The Domestic Hearth


IN 1891 I was excavating a village at the edge of Trewortha Marsh, on the Bodmin Moors, in Cornwall. There were a number of oblong huts, but one seemed to have been occupied by more than one family, as it was divided into stalls, by great slabs of granite set up on edge, and in front of each stall was a hearth on the soil, and the soil burnt brick-red from heat.

The pottery found strewn about was all wheel-turned, but early and rude, and no trace of glass could be found. These habitations belonged to a period after the Roman invasion, and probably to Britons.

The hearth is the centre of family life, what the hall is to the manor. About it gather all who are bound together by community of blood and interest, and this is still recognized, for it is counted an unwarrantable presumption in a stranger to poke your fire.

But how small and degenerate is our fire from what it once was. Coal having taken the place of logs, the hearth has been reduced and the grate has supplanted the dogs or andirons, and the gaping fireplace is closed in.

I know an old Elizabethan mansion where the chimney-stack containing three flues descends into the hall and has in it three fireplaces, so that simultaneously three fires could burn in the same room, and the family circle could fold about the three hearths combined into one in an almost complete circle.

And what chimneys those were in old times! Bacon-sides were hung in them, so large were they, and not infrequently a ladder could be put up them to communicate with a little door that gave access to a secret place.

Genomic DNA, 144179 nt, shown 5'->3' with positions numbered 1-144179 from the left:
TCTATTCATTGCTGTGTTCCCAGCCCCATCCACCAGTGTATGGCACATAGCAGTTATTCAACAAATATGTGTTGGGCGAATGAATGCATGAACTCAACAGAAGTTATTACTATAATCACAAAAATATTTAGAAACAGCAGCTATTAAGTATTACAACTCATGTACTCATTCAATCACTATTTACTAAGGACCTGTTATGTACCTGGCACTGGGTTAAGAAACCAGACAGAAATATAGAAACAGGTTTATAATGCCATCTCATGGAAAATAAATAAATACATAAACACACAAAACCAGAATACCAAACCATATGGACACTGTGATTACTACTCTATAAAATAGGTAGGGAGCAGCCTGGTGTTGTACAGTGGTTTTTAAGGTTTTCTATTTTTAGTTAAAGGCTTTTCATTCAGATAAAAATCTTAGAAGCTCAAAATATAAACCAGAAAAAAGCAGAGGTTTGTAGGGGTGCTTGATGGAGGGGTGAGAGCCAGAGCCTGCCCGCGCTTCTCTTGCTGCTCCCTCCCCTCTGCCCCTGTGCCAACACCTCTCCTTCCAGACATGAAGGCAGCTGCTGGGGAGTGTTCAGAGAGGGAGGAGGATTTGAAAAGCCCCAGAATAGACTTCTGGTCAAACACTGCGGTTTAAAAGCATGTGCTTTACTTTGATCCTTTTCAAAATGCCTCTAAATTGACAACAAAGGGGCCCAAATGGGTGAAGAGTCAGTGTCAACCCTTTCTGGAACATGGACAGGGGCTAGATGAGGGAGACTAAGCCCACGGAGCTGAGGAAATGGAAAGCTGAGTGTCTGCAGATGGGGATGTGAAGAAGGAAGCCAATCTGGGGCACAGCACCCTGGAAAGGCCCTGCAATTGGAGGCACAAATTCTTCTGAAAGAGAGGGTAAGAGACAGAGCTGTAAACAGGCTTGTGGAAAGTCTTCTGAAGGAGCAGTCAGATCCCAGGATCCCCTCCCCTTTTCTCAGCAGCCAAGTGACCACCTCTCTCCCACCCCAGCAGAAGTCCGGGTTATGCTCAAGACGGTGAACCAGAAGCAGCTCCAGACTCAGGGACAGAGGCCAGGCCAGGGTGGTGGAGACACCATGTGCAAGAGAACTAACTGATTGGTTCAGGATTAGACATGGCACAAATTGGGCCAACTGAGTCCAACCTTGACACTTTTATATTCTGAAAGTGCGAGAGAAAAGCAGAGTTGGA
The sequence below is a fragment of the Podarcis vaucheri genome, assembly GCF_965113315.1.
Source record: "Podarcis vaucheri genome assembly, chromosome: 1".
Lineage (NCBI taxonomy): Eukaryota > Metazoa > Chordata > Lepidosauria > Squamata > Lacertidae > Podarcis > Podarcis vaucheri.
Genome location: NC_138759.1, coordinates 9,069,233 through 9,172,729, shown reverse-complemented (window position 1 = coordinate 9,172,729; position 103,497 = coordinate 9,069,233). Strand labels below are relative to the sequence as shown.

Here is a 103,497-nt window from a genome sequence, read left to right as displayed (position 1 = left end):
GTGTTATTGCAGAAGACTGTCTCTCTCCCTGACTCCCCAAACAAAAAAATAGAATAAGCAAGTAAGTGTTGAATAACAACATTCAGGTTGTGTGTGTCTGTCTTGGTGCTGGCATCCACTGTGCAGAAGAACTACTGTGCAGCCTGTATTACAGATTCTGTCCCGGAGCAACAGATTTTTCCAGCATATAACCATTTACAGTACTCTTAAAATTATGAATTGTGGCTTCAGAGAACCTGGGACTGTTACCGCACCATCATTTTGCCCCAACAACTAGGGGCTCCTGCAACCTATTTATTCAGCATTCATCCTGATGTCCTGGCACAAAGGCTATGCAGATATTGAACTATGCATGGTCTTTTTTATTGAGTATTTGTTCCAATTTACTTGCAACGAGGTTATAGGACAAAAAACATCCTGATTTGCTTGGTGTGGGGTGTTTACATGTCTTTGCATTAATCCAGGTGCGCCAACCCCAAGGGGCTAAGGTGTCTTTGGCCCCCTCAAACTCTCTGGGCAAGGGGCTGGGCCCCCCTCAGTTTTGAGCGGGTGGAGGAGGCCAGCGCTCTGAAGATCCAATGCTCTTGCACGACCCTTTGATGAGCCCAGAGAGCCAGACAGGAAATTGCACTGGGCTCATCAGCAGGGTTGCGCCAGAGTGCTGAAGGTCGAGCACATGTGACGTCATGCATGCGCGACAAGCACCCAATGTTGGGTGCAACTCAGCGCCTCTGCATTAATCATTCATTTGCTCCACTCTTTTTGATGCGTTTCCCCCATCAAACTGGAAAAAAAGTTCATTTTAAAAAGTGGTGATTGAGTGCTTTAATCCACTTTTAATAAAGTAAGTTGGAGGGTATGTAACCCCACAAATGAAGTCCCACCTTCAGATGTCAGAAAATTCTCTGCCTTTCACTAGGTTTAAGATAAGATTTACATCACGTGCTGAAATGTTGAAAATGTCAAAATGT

End of Seventeenth Century

I was looking not long ago at the demolition of a good yeoman's dwelling in Cornwall. By the side of the hearth, opening into the kitchen-hall, was a walled-up door, against which usually a dresser or cupboard stood. This walled-up door communicated with a goodly chamber or cellar formed in the thickness of the chimney, and without an opening to the light outside. Access to this chamber could, however, always be had by means of a hand-ladder placed when required in the chimney. This admitted through a door in the chimney to the receptacle for kegs—for that was the real purpose of the concealed place, it was the yeoman's cellar of spirits that had never paid customs. When a fresh supply was taken in, the door into the kitchen was unwalled and the cellar filled with kegs, then walled up again and plastered over. But as spirits were wanted they were got by means of the ladder—keg by keg.